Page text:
Category Archives: debt

Vancouver renters help pay homeowner taxes

If you own a small run down million dollar house in Vancouver, let’s take a moment to thank the renters who help pay for some vital services, like the new first time buyer loans and the homeowner grant, the cap of which has just been raised to 1.6 million.

“This is a remarkably lousy policy,” said Thomas Davidoff, head of the University of British Columbia’s Centre for Urban Economics and Real Estate. “You’re going to take money from people who don’t own homes and give it to people who own homes. That seems to be a step exactly in the wrong direction if the dominant issue is affordability.”

Read the full article over at Bloomberg.

Free money can be popular

Despite widespread criticism of the BC governments plans to make teaser loans to first time homebuyers (worst idea everrrr) Kirk Lapointe points out that not everyone thinks its a bad idea.

I would wager that for every Christmas dinner gathering of finger-wagging and tut-tutting about the fiscal irresponsibility and market impact of the Clark manoeuvre, there were a dozen families seriously discussing if this was the time – perhaps the last real window – to get the kids into a home in the same city.

Politics ain’t always about what makes the most sense.

Read the full editorial here.

BC teaser loans panned in media.

The new first time buyer teaser loan program announced by the BC government has met a suprisingly negative reaction in the media, but some online polls show voters approve.

This move seems designed to undo some of the federal ramp back of housing market fuel. Bearvancouverite points out this might help developers who are seeing people backing out of presales agreements.

This might be exactly why Christy did it. Developers were panicking that presales won’t close because mortgage qualifications would be so different in the next few years, they need to dangle a carrot to make sure speculators don’t just walk away and first time buyers can be convinced to take over presales from flippers.

Scoop points out why this program should be referred to as a “teaser loan” as made popular in the US housing bubble:

Definition of “teaser loan” from investopedia: An adjustable-rate mortgage loan in which the borrower pays a very low initial interest rate, which increases after a few years. Teaser loans try to entice borrowers by offering an artificially low rate and small down payments, claiming that borrowers should be able to refinance before the increases occur.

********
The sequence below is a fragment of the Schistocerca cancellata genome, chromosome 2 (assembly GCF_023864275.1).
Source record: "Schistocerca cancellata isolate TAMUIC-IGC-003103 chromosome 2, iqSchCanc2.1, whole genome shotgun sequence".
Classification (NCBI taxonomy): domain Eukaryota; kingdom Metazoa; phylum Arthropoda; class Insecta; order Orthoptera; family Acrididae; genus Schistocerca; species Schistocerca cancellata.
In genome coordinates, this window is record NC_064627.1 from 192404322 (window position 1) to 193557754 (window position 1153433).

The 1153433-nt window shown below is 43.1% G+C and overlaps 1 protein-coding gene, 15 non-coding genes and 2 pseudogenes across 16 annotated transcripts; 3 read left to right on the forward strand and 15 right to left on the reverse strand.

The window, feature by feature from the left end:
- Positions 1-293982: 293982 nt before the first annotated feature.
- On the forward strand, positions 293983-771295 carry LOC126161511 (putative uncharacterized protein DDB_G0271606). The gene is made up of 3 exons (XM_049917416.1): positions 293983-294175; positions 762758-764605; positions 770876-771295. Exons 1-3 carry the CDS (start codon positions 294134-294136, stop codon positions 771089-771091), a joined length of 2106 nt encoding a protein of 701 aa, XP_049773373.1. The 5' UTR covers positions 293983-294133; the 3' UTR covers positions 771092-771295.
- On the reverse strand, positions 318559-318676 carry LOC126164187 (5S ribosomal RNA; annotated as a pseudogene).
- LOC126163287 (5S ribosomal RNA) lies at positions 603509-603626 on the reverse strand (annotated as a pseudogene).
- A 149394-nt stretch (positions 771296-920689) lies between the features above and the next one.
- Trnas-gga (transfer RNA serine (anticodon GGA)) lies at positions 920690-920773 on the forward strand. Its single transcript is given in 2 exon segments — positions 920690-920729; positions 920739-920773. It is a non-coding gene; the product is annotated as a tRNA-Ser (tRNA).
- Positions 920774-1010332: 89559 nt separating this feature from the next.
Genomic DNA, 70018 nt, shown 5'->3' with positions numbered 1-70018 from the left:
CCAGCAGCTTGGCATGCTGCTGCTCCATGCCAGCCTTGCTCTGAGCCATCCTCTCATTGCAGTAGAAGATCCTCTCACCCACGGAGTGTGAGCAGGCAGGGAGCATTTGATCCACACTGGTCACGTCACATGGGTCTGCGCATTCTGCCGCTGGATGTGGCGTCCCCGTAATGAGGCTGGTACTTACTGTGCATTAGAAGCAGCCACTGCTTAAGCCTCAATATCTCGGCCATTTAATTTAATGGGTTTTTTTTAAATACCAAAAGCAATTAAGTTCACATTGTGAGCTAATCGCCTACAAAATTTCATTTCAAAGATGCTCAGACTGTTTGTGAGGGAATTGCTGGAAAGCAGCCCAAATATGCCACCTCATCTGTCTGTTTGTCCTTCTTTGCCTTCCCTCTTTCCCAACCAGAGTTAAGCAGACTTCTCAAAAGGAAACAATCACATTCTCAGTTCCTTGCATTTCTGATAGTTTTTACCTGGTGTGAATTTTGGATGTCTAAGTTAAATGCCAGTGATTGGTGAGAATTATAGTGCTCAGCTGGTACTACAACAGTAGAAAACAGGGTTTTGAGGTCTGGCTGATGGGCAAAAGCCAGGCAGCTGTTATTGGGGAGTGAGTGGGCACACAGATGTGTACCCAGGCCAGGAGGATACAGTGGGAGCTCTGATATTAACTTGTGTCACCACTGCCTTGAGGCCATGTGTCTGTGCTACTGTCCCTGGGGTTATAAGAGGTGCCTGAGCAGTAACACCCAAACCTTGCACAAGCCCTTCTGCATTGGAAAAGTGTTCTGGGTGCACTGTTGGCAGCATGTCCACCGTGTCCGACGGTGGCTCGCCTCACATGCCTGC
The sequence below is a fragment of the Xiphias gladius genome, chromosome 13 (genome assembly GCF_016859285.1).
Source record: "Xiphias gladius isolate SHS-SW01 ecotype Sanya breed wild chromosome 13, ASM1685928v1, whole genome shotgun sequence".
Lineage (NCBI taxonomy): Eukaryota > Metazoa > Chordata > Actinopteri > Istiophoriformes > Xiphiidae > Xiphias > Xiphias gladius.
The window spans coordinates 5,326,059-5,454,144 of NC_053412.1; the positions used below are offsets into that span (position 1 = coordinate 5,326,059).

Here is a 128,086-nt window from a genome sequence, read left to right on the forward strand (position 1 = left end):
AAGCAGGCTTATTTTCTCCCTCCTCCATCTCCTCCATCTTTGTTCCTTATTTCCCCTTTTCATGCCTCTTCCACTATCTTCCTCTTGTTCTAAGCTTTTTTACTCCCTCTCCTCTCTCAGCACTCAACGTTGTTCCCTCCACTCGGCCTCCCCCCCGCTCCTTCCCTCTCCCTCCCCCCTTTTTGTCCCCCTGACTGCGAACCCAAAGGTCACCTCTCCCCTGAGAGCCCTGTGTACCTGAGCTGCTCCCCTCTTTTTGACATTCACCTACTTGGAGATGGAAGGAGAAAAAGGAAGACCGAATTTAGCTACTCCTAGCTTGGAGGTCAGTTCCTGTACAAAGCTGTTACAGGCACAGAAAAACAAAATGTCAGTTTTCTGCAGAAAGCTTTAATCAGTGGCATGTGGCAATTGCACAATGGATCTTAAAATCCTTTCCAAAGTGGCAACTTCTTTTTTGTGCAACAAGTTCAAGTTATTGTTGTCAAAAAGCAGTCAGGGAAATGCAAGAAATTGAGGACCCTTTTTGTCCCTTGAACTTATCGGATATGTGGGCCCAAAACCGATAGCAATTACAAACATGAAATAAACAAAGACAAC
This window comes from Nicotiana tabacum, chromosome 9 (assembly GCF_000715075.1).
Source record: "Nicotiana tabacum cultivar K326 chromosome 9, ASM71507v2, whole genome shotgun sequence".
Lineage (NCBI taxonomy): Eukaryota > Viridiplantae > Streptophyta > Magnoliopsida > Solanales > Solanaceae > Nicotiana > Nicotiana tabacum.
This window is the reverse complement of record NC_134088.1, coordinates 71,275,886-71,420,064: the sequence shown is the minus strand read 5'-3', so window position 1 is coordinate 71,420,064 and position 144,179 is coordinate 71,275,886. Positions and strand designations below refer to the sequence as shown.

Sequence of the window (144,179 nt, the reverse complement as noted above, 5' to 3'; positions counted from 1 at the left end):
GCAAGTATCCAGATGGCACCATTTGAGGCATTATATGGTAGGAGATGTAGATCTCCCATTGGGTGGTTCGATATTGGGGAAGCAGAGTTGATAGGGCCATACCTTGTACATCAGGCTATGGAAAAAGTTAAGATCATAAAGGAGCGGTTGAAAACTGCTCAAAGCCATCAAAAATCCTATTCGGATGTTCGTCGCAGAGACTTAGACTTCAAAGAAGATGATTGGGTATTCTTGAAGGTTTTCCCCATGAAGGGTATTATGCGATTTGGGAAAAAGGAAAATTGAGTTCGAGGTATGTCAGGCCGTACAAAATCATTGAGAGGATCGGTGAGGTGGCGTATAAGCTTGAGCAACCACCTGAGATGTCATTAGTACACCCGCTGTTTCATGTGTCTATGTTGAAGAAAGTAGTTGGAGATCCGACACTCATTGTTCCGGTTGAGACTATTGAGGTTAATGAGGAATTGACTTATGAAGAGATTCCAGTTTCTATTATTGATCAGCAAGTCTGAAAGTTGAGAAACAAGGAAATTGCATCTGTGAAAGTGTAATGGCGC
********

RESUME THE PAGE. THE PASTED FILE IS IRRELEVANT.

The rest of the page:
http://www.investopedia.com/terms/t/teaser-loan.asp

Let’s all call start calling this new program what it is: Christy’s Teaser Loan Program.

Can we fix affordability with more debt?

Most people agree that there’s a problem with the BC real estate market, and that problem is usually called ‘affordability’.

Affordability usually means what you’re buying is too expensive, but it can also mean that you just can’t afford the monthly payment.

Interest rates look at risk of rising, but have been at rock bottom levels for years.  That means there’s not much room to move on ‘affordability’ when it comes to interest rates.

So we’re stuck with two options: price comes down or government starts giving away money.

Important announcement” for first time home buyers from the BC government.

Daily Hive says they know what this announcement will be.

Update: They were correct, here are some details:

The B.C. Home Owner Mortgage and Equity Partnership program will provide a maximum of  $37,500 — or up to 5 per cent of the purchase price — with a 25-year loan that is interest-free and payment-free for the first five years.

“The dream of home ownership must remain in the grasp of the middle class here in British Columbia,” said Premier Christy Clark.

The intention of the program is to assist people who can afford the mortgage payments on a new home but are challenged to make the down payment.

The province will start accepting applications for the program on Jan. 16, 2017.

Homebuyers will pay no monthly interest or principal payments over the first five years as long as the home remains their principal residence.

After the first five years, homebuyers begin making monthly payments at current interest rates.

If too much debt got us into this problem, surely it can get us out of it right?

Meanwhile the Bank of Canada is warning again about huge mortgages and growing household debt.

The Tragedy of the $1.2 Million Dollar House

There’s an absolute injustice happening in our fair city. Honest home owners who by no fault of their own now find themselves in the position of owning a home that is assessed at more than a million dollars.  People who have struggled and strived to achieve home ownership only to have the $570 property tax grant torn from their weary hands!

A greedy government is intent on charging these poor home owners property taxes without giving any of it back! The province cruelly raised the cutoff from 1.1 to 1.2 million earlier this year, but what is that? Less than 10 percent! Some assessments are up more than 40 percent! What are these poor homeowners supposed to do- sell and cash in on a hugely inflated market?

Fortunately there are freedom fighters who are advocating for the downtrodden and calling for a rise in the cutoff for the homeowner grants.  Pray that they succeed, because you know if the government succeeds in it’s evil plan to retain this $570 home owner grant they’ll only waste the money on caviar, cigars and saving people from fentanyl overdoses.